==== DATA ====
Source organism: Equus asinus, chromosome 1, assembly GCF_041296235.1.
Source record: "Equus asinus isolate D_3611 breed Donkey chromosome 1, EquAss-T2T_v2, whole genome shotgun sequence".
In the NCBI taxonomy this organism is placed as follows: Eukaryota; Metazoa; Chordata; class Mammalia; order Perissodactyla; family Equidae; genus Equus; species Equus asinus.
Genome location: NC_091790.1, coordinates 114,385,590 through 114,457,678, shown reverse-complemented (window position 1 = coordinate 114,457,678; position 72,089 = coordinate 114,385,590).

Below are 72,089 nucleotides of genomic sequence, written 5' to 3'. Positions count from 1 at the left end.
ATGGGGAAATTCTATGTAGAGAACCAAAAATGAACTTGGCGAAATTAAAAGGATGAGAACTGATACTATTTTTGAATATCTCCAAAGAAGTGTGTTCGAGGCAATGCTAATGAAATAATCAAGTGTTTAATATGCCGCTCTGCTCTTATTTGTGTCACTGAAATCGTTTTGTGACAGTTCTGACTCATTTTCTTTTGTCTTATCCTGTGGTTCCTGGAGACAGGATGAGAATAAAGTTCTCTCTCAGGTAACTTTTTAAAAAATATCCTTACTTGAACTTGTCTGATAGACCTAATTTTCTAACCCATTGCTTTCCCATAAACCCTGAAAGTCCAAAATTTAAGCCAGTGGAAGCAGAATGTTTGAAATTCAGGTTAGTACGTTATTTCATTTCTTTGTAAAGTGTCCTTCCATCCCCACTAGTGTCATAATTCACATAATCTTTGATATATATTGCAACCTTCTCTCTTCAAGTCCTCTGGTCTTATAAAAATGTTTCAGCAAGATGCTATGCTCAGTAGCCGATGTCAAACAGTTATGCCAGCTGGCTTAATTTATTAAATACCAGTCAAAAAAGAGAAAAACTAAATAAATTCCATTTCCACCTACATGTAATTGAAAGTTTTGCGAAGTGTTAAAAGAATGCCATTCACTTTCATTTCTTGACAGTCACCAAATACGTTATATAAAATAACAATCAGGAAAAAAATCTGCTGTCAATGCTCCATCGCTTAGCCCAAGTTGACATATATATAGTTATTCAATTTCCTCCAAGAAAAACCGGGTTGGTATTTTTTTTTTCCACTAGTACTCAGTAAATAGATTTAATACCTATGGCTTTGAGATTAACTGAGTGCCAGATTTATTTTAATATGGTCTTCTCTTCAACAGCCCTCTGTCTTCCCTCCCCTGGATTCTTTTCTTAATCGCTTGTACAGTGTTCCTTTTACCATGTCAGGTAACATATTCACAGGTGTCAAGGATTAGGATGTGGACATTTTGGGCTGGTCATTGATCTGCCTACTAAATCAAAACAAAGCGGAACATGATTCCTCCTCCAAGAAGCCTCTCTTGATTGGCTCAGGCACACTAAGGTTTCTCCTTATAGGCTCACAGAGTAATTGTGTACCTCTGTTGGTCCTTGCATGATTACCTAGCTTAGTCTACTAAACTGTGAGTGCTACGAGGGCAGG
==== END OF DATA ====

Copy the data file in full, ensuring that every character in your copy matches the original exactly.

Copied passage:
Source organism: Equus asinus, chromosome 1, assembly GCF_041296235.1.
Source record: "Equus asinus isolate D_3611 breed Donkey chromosome 1, EquAss-T2T_v2, whole genome shotgun sequence".
In the NCBI taxonomy this organism is placed as follows: Eukaryota; Metazoa; Chordata; class Mammalia; order Perissodactyla; family Equidae; genus Equus; species Equus asinus.
Genome location: NC_091790.1, coordinates 114,385,590 through 114,457,678, shown reverse-complemented (window position 1 = coordinate 114,457,678; position 72,089 = coordinate 114,385,590).

Below are 72,089 nucleotides of genomic sequence, written 5' to 3'. Positions count from 1 at the left end.
ATGGGGAAATTCTATGTAGAGAACCAAAAATGAACTTGGCGAAATTAAAAGGATGAGAACTGATACTATTTTTGAATATCTCCAAAGAAGTGTGTTCGAGGCAATGCTAATGAAATAATCAAGTGTTTAATATGCCGCTCTGCTCTTATTTGTGTCACTGAAATCGTTTTGTGACAGTTCTGACTCATTTTCTTTTGTCTTATCCTGTGGTTCCTGGAGACAGGATGAGAATAAAGTTCTCTCTCAGGTAACTTTTTAAAAAATATCCTTACTTGAACTTGTCTGATAGACCTAATTTTCTAACCCATTGCTTTCCCATAAACCCTGAAAGTCCAAAATTTAAGCCAGTGGAAGCAGAATGTTTGAAATTCAGGTTAGTACGTTATTTCATTTCTTTGTAAAGTGTCCTTCCATCCCCACTAGTGTCATAATTCACATAATCTTTGATATATATTGCAACCTTCTCTCTTCAAGTCCTCTGGTCTTATAAAAATGTTTCAGCAAGATGCTATGCTCAGTAGCCGATGTCAAACAGTTATGCCAGCTGGCTTAATTTATTAAATACCAGTCAAAAAAGAGAAAAACTAAATAAATTCCATTTCCACCTACATGTAATTGAAAGTTTTGCGAAGTGTTAAAAGAATGCCATTCACTTTCATTTCTTGACAGTCACCAAATACGTTATATAAAATAACAATCAGGAAAAAAATCTGCTGTCAATGCTCCATCGCTTAGCCCAAGTTGACATATATATAGTTATTCAATTTCCTCCAAGAAAAACCGGGTTGGTATTTTTTTTTTCCACTAGTACTCAGTAAATAGATTTAATACCTATGGCTTTGAGATTAACTGAGTGCCAGATTTATTTTAATATGGTCTTCTCTTCAACAGCCCTCTGTCTTCCCTCCCCTGGATTCTTTTCTTAATCGCTTGTACAGTGTTCCTTTTACCATGTCAGGTAACATATTCACAGGTGTCAAGGATTAGGATGTGGACATTTTGGGCTGGTCATTGATCTGCCTACTAAATCAAAACAAAGCGGAACATGATTCCTCCTCCAAGAAGCCTCTCTTGATTGGCTCAGGCACACTAAGGTTTCTCCTTATAGGCTCACAGAGTAATTGTGTACCTCTGTTGGTCCTTGCATGATTACCTAGCTTAGTCTACTAAACTGTGAGTGCTACGAGGGCAGG